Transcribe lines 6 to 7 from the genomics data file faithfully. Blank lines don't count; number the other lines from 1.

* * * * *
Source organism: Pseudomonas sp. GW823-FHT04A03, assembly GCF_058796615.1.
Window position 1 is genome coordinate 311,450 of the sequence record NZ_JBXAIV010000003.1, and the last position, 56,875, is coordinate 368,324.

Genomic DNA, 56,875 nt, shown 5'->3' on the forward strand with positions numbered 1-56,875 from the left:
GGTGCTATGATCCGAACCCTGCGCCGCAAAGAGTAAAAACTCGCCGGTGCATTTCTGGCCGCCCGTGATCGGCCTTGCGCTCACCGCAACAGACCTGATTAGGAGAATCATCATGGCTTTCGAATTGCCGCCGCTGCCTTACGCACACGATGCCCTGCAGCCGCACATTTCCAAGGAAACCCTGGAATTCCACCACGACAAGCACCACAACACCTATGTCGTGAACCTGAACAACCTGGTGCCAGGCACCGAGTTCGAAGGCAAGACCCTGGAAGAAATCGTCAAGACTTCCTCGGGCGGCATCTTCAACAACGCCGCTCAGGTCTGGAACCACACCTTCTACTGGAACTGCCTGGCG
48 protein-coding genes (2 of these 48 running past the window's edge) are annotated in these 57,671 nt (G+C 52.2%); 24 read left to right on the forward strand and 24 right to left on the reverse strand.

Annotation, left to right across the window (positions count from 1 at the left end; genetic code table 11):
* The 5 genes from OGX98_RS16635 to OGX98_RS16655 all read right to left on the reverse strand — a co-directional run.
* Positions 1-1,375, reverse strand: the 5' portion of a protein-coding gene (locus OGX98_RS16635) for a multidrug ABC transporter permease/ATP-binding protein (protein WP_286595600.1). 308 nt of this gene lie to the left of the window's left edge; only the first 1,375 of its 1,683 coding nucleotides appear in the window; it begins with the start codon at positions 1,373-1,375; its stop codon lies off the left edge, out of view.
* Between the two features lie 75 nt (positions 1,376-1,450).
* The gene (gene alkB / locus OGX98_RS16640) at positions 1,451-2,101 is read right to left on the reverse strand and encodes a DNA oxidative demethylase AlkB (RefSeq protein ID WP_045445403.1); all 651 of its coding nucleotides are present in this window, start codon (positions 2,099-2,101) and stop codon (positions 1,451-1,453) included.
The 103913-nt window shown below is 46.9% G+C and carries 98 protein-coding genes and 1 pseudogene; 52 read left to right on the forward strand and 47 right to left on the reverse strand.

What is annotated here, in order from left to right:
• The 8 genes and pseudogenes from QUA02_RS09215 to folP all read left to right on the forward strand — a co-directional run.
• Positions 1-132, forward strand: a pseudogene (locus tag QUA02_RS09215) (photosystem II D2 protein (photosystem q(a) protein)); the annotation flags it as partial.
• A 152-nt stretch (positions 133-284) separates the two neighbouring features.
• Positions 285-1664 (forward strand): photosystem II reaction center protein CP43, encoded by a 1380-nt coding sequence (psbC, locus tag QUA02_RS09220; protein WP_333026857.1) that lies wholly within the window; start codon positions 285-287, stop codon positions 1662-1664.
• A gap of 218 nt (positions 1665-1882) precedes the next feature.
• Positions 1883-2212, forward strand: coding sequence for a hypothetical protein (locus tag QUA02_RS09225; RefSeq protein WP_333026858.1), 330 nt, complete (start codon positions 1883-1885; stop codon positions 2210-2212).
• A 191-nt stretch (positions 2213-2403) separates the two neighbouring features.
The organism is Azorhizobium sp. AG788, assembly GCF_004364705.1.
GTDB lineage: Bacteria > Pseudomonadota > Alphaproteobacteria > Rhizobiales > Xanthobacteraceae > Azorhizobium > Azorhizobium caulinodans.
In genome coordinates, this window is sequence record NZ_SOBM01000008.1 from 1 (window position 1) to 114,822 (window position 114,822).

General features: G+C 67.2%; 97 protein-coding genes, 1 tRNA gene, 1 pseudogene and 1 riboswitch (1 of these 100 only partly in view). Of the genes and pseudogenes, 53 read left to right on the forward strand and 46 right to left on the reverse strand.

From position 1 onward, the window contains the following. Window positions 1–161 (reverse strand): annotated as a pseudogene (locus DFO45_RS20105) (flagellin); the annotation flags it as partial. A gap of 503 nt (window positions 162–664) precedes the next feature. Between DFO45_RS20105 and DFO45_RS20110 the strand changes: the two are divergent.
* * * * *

Annotation, left to right across the window (positions count from 1 at the left end; genetic code table 11):
* The 5 genes from OGX98_RS16635 to OGX98_RS16655 all read right to left on the reverse strand — a co-directional run.